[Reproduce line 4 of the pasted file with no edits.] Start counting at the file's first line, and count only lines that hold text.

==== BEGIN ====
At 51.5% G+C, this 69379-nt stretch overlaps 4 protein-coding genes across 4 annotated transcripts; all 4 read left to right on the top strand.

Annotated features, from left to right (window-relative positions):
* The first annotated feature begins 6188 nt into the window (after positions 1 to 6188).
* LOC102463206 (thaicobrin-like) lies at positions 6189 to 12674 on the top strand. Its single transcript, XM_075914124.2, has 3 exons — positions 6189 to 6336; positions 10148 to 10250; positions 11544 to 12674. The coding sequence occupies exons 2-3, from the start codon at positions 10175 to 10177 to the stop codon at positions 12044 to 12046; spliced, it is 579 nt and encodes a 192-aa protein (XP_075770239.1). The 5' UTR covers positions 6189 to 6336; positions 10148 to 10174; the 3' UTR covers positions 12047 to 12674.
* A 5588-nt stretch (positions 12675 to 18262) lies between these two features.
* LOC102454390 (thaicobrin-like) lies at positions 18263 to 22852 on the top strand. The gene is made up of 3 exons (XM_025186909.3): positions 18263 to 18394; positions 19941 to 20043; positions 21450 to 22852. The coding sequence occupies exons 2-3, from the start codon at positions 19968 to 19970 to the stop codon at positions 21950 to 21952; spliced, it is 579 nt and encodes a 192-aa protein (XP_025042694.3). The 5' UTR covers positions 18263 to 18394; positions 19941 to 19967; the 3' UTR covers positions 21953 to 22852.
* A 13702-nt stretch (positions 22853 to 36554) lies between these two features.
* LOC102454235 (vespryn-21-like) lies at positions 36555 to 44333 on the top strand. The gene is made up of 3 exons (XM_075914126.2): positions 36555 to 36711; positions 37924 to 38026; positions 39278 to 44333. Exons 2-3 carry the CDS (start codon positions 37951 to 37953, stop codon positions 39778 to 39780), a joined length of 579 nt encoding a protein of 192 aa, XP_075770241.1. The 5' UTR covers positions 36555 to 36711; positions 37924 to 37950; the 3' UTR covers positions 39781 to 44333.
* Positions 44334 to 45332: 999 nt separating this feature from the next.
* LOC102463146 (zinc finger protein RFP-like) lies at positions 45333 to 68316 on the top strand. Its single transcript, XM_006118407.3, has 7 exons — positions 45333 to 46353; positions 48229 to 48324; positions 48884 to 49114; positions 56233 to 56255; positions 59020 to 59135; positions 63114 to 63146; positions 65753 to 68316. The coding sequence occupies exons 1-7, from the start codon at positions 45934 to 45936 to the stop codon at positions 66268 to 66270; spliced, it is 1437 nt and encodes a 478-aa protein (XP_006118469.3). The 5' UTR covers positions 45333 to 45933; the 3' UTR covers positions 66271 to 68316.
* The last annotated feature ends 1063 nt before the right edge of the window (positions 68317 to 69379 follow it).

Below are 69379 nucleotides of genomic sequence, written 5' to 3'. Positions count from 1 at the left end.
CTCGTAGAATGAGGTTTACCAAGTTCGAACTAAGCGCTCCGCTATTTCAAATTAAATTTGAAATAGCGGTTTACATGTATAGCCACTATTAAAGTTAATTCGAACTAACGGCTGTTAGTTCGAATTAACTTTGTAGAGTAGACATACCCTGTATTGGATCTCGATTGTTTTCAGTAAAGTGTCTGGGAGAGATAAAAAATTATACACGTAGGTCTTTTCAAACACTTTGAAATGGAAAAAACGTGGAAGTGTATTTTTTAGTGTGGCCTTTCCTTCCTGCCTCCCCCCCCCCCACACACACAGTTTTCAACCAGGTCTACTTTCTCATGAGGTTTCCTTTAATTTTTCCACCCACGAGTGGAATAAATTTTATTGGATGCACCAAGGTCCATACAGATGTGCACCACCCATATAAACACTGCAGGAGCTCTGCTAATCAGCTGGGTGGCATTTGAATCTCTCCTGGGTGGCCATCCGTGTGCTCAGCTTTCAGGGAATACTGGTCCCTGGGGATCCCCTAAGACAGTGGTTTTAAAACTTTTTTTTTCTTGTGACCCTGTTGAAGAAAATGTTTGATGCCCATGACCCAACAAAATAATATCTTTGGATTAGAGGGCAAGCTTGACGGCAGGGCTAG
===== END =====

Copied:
* LOC102463206 (thaicobrin-like) lies at positions 6189 to 12674 on the top strand. Its single transcript, XM_075914124.2, has 3 exons — positions 6189 to 6336; positions 10148 to 10250; positions 11544 to 12674. The coding sequence occupies exons 2-3, from the start codon at positions 10175 to 10177 to the stop codon at positions 12044 to 12046; spliced, it is 579 nt and encodes a 192-aa protein (XP_075770239.1). The 5' UTR covers positions 6189 to 6336; positions 10148 to 10174; the 3' UTR covers positions 12047 to 12674.